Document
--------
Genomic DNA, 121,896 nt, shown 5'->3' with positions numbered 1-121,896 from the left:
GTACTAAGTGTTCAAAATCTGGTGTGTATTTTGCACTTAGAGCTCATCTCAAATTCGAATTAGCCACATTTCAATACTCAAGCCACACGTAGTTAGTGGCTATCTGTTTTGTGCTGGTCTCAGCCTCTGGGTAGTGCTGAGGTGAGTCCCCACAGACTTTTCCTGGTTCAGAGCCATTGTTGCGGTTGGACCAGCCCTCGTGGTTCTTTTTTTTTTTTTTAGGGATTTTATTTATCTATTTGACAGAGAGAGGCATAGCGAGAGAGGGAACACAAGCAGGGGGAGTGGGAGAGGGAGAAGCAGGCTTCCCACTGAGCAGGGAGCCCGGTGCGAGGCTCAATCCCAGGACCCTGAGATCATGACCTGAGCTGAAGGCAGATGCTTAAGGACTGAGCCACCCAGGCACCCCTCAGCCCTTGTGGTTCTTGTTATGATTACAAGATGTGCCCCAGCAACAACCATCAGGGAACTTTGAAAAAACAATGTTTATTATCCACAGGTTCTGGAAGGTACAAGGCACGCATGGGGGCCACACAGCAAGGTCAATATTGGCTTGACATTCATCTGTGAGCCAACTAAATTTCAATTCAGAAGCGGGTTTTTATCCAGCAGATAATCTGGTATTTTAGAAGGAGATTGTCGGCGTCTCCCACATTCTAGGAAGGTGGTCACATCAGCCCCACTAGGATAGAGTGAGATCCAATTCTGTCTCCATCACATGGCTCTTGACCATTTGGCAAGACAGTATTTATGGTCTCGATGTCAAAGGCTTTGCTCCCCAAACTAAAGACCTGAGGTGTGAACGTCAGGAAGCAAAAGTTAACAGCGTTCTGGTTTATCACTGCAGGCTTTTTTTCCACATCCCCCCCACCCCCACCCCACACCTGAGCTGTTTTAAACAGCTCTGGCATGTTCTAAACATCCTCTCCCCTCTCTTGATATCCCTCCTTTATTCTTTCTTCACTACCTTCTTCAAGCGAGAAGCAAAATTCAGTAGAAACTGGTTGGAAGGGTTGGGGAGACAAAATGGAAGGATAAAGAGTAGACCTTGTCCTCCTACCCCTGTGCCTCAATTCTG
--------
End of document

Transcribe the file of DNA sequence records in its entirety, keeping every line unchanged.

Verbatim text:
Genomic DNA, 121,896 nt, shown 5'->3' with positions numbered 1-121,896 from the left:
GTACTAAGTGTTCAAAATCTGGTGTGTATTTTGCACTTAGAGCTCATCTCAAATTCGAATTAGCCACATTTCAATACTCAAGCCACACGTAGTTAGTGGCTATCTGTTTTGTGCTGGTCTCAGCCTCTGGGTAGTGCTGAGGTGAGTCCCCACAGACTTTTCCTGGTTCAGAGCCATTGTTGCGGTTGGACCAGCCCTCGTGGTTCTTTTTTTTTTTTTTAGGGATTTTATTTATCTATTTGACAGAGAGAGGCATAGCGAGAGAGGGAACACAAGCAGGGGGAGTGGGAGAGGGAGAAGCAGGCTTCCCACTGAGCAGGGAGCCCGGTGCGAGGCTCAATCCCAGGACCCTGAGATCATGACCTGAGCTGAAGGCAGATGCTTAAGGACTGAGCCACCCAGGCACCCCTCAGCCCTTGTGGTTCTTGTTATGATTACAAGATGTGCCCCAGCAACAACCATCAGGGAACTTTGAAAAAACAATGTTTATTATCCACAGGTTCTGGAAGGTACAAGGCACGCATGGGGGCCACACAGCAAGGTCAATATTGGCTTGACATTCATCTGTGAGCCAACTAAATTTCAATTCAGAAGCGGGTTTTTATCCAGCAGATAATCTGGTATTTTAGAAGGAGATTGTCGGCGTCTCCCACATTCTAGGAAGGTGGTCACATCAGCCCCACTAGGATAGAGTGAGATCCAATTCTGTCTCCATCACATGGCTCTTGACCATTTGGCAAGACAGTATTTATGGTCTCGATGTCAAAGGCTTTGCTCCCCAAACTAAAGACCTGAGGTGTGAACGTCAGGAAGCAAAAGTTAACAGCGTTCTGGTTTATCACTGCAGGCTTTTTTTCCACATCCCCCCCACCCCCACCCCACACCTGAGCTGTTTTAAACAGCTCTGGCATGTTCTAAACATCCTCTCCCCTCTCTTGATATCCCTCCTTTATTCTTTCTTCACTACCTTCTTCAAGCGAGAAGCAAAATTCAGTAGAAACTGGTTGGAAGGGTTGGGGAGACAAAATGGAAGGATAAAGAGTAGACCTTGTCCTCCTACCCCTGTGCCTCAATTCTG